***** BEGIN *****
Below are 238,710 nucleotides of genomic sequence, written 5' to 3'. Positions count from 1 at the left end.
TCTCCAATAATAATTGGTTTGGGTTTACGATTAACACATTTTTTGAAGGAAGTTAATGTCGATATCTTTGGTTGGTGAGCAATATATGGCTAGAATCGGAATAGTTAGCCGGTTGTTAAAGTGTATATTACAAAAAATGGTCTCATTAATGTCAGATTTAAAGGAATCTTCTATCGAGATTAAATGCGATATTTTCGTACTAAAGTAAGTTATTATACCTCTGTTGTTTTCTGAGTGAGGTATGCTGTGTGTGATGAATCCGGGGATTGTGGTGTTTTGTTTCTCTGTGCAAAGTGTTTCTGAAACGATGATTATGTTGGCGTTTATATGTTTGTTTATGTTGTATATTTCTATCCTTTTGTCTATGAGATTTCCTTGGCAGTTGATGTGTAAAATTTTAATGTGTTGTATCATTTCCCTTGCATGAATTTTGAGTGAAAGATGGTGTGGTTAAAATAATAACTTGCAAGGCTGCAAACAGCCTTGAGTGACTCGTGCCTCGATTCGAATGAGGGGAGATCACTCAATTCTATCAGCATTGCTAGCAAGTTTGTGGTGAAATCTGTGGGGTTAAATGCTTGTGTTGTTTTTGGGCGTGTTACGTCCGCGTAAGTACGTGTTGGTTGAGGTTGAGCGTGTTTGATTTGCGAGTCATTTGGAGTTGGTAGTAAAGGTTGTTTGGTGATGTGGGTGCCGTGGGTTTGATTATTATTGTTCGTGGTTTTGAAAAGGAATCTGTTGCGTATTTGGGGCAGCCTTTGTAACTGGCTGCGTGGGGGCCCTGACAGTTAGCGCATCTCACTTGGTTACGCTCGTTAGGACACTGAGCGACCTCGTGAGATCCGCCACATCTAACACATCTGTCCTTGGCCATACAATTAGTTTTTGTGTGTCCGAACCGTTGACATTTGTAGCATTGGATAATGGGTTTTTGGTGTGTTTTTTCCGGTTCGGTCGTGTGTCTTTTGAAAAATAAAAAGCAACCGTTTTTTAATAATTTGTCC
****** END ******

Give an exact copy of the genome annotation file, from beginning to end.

Below are 238,710 nucleotides of genomic sequence, written 5' to 3'. Positions count from 1 at the left end.
TCTCCAATAATAATTGGTTTGGGTTTACGATTAACACATTTTTTGAAGGAAGTTAATGTCGATATCTTTGGTTGGTGAGCAATATATGGCTAGAATCGGAATAGTTAGCCGGTTGTTAAAGTGTATATTACAAAAAATGGTCTCATTAATGTCAGATTTAAAGGAATCTTCTATCGAGATTAAATGCGATATTTTCGTACTAAAGTAAGTTATTATACCTCTGTTGTTTTCTGAGTGAGGTATGCTGTGTGTGATGAATCCGGGGATTGTGGTGTTTTGTTTCTCTGTGCAAAGTGTTTCTGAAACGATGATTATGTTGGCGTTTATATGTTTGTTTATGTTGTATATTTCTATCCTTTTGTCTATGAGATTTCCTTGGCAGTTGATGTGTAAAATTTTAATGTGTTGTATCATTTCCCTTGCATGAATTTTGAGTGAAAGATGGTGTGGTTAAAATAATAACTTGCAAGGCTGCAAACAGCCTTGAGTGACTCGTGCCTCGATTCGAATGAGGGGAGATCACTCAATTCTATCAGCATTGCTAGCAAGTTTGTGGTGAAATCTGTGGGGTTAAATGCTTGTGTTGTTTTTGGGCGTGTTACGTCCGCGTAAGTACGTGTTGGTTGAGGTTGAGCGTGTTTGATTTGCGAGTCATTTGGAGTTGGTAGTAAAGGTTGTTTGGTGATGTGGGTGCCGTGGGTTTGATTATTATTGTTCGTGGTTTTGAAAAGGAATCTGTTGCGTATTTGGGGCAGCCTTTGTAACTGGCTGCGTGGGGGCCCTGACAGTTAGCGCATCTCACTTGGTTACGCTCGTTAGGACACTGAGCGACCTCGTGAGATCCGCCACATCTAACACATCTGTCCTTGGCCATACAATTAGTTTTTGTGTGTCCGAACCGTTGACATTTGTAGCATTGGATAATGGGTTTTTGGTGTGTTTTTTCCGGTTCGGTCGTGTGTCTTTTGAAAAATAAAAAGCAACCGTTTTTTAATAATTTGTCC